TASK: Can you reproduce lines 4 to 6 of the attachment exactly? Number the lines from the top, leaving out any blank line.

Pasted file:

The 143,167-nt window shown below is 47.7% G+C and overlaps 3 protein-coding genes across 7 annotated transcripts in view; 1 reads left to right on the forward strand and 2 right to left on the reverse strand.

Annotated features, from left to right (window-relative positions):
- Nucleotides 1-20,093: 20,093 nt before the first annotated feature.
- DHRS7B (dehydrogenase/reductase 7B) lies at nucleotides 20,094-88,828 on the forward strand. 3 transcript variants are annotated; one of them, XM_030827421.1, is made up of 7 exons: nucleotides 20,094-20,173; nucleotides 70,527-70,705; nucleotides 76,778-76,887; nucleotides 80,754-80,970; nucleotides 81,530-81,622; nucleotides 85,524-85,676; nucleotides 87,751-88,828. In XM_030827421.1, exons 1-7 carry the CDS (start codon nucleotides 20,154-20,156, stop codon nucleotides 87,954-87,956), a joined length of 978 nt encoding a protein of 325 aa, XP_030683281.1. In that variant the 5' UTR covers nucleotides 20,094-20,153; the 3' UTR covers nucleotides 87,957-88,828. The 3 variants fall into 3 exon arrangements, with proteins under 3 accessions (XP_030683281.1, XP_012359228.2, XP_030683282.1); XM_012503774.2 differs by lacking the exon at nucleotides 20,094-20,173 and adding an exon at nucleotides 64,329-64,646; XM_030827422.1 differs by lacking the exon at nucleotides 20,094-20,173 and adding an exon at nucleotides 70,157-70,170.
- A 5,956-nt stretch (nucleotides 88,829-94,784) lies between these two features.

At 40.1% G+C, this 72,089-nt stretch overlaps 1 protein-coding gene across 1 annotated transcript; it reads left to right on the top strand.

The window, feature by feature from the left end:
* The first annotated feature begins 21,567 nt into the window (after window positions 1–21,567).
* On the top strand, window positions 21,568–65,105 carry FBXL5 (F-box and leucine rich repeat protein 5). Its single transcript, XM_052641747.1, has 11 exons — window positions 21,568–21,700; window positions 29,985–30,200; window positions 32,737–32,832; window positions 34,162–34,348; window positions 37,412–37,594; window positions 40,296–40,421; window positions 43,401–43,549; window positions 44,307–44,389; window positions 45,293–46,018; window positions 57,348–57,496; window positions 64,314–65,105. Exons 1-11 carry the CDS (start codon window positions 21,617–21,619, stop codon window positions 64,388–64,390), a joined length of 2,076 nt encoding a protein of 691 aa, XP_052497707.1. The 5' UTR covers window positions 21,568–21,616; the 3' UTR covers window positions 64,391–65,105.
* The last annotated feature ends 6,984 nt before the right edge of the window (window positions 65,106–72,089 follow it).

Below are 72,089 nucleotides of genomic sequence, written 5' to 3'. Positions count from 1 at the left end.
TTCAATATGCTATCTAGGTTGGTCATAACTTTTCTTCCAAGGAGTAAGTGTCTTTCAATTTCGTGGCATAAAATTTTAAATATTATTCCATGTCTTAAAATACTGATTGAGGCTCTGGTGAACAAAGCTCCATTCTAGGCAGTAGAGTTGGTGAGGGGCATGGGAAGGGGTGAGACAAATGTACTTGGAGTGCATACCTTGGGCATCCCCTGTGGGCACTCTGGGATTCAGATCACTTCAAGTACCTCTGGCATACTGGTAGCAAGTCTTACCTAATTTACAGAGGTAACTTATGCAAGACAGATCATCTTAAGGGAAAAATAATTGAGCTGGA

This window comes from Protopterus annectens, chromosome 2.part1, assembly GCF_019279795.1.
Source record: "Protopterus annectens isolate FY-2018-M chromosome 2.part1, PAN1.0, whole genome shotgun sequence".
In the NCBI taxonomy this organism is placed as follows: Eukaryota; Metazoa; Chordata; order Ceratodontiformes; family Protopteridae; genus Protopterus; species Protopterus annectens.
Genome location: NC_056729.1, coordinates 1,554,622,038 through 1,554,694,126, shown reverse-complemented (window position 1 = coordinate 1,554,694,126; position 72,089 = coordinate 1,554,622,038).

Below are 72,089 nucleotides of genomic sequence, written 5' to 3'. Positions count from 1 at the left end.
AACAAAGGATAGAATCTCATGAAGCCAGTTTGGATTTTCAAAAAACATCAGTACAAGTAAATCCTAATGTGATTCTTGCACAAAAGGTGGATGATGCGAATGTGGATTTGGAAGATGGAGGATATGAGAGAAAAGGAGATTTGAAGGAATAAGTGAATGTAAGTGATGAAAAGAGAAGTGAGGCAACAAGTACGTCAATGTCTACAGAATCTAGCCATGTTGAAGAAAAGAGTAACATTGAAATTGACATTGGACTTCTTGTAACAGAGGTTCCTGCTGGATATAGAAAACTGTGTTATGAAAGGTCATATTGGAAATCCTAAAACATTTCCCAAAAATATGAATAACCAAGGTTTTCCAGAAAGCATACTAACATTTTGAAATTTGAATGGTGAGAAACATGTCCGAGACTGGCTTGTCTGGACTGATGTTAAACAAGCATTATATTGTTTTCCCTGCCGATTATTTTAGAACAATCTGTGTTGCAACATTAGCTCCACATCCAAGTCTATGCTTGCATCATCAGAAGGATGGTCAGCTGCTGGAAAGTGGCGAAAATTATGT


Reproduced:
- DHRS7B (dehydrogenase/reductase 7B) lies at nucleotides 20,094-88,828 on the forward strand. 3 transcript variants are annotated; one of them, XM_030827421.1, is made up of 7 exons: nucleotides 20,094-20,173; nucleotides 70,527-70,705; nucleotides 76,778-76,887; nucleotides 80,754-80,970; nucleotides 81,530-81,622; nucleotides 85,524-85,676; nucleotides 87,751-88,828. In XM_030827421.1, exons 1-7 carry the CDS (start codon nucleotides 20,154-20,156, stop codon nucleotides 87,954-87,956), a joined length of 978 nt encoding a protein of 325 aa, XP_030683281.1. In that variant the 5' UTR covers nucleotides 20,094-20,153; the 3' UTR covers nucleotides 87,957-88,828. The 3 variants fall into 3 exon arrangements, with proteins under 3 accessions (XP_030683281.1, XP_012359228.2, XP_030683282.1); XM_012503774.2 differs by lacking the exon at nucleotides 20,094-20,173 and adding an exon at nucleotides 64,329-64,646; XM_030827422.1 differs by lacking the exon at nucleotides 20,094-20,173 and adding an exon at nucleotides 70,157-70,170.
- A 5,956-nt stretch (nucleotides 88,829-94,784) lies between these two features.

At 40.1% G+C, this 72,089-nt stretch overlaps 1 protein-coding gene across 1 annotated transcript; it reads left to right on the top strand.